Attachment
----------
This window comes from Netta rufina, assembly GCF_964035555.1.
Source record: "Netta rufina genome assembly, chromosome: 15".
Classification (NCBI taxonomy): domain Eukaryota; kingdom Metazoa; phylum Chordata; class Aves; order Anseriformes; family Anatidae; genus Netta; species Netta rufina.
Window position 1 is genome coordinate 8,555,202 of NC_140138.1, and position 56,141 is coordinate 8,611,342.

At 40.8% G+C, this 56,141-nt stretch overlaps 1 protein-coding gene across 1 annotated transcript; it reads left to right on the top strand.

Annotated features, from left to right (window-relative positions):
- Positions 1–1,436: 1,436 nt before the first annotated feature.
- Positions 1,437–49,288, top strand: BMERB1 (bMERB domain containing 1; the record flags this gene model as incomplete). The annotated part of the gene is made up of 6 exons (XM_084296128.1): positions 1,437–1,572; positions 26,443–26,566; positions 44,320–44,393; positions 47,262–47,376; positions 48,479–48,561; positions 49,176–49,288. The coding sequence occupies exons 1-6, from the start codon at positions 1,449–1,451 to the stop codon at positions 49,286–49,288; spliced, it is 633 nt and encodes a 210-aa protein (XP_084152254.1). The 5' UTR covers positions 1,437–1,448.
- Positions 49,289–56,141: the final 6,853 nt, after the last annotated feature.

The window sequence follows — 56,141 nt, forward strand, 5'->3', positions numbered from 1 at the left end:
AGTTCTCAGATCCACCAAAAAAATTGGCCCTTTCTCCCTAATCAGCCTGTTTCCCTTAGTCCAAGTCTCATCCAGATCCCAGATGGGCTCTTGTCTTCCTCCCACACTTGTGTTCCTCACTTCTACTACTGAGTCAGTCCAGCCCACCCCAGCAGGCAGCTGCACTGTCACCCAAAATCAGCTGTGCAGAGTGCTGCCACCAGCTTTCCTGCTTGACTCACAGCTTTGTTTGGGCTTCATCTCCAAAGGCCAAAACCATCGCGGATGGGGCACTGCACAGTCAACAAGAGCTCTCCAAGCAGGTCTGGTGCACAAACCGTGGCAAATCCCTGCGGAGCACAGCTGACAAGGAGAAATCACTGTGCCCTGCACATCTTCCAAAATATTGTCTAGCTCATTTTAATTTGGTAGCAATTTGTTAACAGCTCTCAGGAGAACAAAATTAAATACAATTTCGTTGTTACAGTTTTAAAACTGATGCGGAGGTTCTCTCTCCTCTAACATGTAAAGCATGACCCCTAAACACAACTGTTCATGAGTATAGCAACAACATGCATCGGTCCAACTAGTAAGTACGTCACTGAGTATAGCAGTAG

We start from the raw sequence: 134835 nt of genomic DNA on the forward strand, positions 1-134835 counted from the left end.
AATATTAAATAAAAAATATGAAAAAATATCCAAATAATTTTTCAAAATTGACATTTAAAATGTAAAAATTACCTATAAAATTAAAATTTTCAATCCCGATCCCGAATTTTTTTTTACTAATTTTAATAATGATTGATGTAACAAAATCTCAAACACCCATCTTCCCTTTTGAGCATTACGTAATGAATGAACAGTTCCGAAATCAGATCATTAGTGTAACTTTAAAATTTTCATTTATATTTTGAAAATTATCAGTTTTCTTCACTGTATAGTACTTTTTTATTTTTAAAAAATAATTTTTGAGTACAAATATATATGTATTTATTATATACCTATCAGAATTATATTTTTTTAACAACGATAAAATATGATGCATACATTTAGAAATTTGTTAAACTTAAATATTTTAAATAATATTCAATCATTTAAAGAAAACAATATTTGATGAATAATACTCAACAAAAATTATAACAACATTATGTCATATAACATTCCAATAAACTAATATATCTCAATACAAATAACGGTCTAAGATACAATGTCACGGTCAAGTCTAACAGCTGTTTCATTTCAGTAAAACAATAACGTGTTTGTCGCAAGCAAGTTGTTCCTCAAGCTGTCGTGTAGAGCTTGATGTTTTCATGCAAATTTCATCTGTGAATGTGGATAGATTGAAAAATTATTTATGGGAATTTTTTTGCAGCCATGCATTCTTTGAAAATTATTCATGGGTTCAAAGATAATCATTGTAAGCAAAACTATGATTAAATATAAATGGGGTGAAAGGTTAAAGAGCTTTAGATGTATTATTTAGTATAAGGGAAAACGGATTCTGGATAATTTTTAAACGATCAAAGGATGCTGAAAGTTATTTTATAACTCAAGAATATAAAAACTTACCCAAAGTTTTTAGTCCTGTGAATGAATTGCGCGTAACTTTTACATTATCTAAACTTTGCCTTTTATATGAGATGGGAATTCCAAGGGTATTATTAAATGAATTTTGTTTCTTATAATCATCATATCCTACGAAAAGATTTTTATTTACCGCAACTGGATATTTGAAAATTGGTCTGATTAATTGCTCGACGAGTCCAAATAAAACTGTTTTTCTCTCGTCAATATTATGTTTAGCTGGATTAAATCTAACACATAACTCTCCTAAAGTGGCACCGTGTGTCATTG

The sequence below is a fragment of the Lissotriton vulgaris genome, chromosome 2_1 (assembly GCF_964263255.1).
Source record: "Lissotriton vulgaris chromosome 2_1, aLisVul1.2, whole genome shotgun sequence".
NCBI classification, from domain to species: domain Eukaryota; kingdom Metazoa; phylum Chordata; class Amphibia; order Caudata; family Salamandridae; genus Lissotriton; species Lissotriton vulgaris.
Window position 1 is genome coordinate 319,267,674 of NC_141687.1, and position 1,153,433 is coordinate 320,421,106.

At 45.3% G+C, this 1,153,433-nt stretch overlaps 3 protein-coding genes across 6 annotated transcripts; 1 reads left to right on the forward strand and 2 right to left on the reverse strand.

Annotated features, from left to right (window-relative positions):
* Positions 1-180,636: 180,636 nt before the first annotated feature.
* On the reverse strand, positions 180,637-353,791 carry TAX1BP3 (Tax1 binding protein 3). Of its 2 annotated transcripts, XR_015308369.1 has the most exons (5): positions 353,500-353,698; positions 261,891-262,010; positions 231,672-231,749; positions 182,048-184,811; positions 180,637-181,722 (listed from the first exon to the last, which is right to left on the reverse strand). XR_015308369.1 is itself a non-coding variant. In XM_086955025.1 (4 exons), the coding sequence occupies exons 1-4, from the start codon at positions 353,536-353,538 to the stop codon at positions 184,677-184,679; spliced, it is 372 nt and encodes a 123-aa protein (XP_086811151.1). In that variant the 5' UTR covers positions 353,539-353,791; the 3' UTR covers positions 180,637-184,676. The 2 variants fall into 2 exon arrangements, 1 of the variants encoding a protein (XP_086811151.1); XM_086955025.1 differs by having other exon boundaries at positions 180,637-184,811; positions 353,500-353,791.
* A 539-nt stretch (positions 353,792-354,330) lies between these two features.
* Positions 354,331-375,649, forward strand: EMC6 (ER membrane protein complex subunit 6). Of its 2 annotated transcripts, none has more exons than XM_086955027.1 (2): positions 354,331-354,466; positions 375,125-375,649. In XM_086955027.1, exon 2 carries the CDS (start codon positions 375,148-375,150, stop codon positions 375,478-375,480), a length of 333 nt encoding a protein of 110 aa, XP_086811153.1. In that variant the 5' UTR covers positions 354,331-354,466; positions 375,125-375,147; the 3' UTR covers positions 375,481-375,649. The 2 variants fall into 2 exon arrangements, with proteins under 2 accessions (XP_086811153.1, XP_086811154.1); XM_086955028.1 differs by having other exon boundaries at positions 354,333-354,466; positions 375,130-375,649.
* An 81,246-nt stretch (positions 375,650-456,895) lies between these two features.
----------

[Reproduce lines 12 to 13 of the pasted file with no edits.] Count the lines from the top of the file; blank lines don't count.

We start from the raw sequence: 134835 nt of genomic DNA on the forward strand, positions 1-134835 counted from the left end.
AATATTAAATAAAAAATATGAAAAAATATCCAAATAATTTTTCAAAATTGACATTTAAAATGTAAAAATTACCTATAAAATTAAAATTTTCAATCCCGATCCCGAATTTTTTTTTACTAATTTTAATAATGATTGATGTAACAAAATCTCAAACACCCATCTTCCCTTTTGAGCATTACGTAATGAATGAACAGTTCCGAAATCAGATCATTAGTGTAACTTTAAAATTTTCATTTATATTTTGAAAATTATCAGTTTTCTTCACTGTATAGTACTTTTTTATTTTTAAAAAATAATTTTTGAGTACAAATATATATGTATTTATTATATACCTATCAGAATTATATTTTTTTAACAACGATAAAATATGATGCATACATTTAGAAATTTGTTAAACTTAAATATTTTAAATAATATTCAATCATTTAAAGAAAACAATATTTGATGAATAATACTCAACAAAAATTATAACAACATTATGTCATATAACATTCCAATAAACTAATATATCTCAATACAAATAACGGTCTAAGATACAATGTCACGGTCAAGTCTAACAGCTGTTTCATTTCAGTAAAACAATAACGTGTTTGTCGCAAGCAAGTTGTTCCTCAAGCTGTCGTGTAGAGCTTGATGTTTTCATGCAAATTTCATCTGTGAATGTGGATAGATTGAAAAATTATTTATGGGAATTTTTTTGCAGCCATGCATTCTTTGAAAATTATTCATGGGTTCAAAGATAATCATTGTAAGCAAAACTATGATTAAATATAAATGGGGTGAAAGGTTAAAGAGCTTTAGATGTATTATTTAGTATAAGGGAAAACGGATTCTGGATAATTTTTAAACGATCAAAGGATGCTGAAAGTTATTTTATAACTCAAGAATATAAAAACTTACCCAAAGTTTTTAGTCCTGTGAATGAATTGCGCGTAACTTTTACATTATCTAAACTTTGCCTTTTATATGAGATGGGAATTCCAAGGGTATTATTAAATGAATTTTGTTTCTTATAATCATCATATCCTACGAAAAGATTTTTATTTACCGCAACTGGATATTTGAAAATTGGTCTGATTAATTGCTCGACGAGTCCAAATAAAACTGTTTTTCTCTCGTCAATATTATGTTTAGCTGGATTAAATCTAACACATAACTCTCCTAAAGTGGCACCGTGTGTCATTG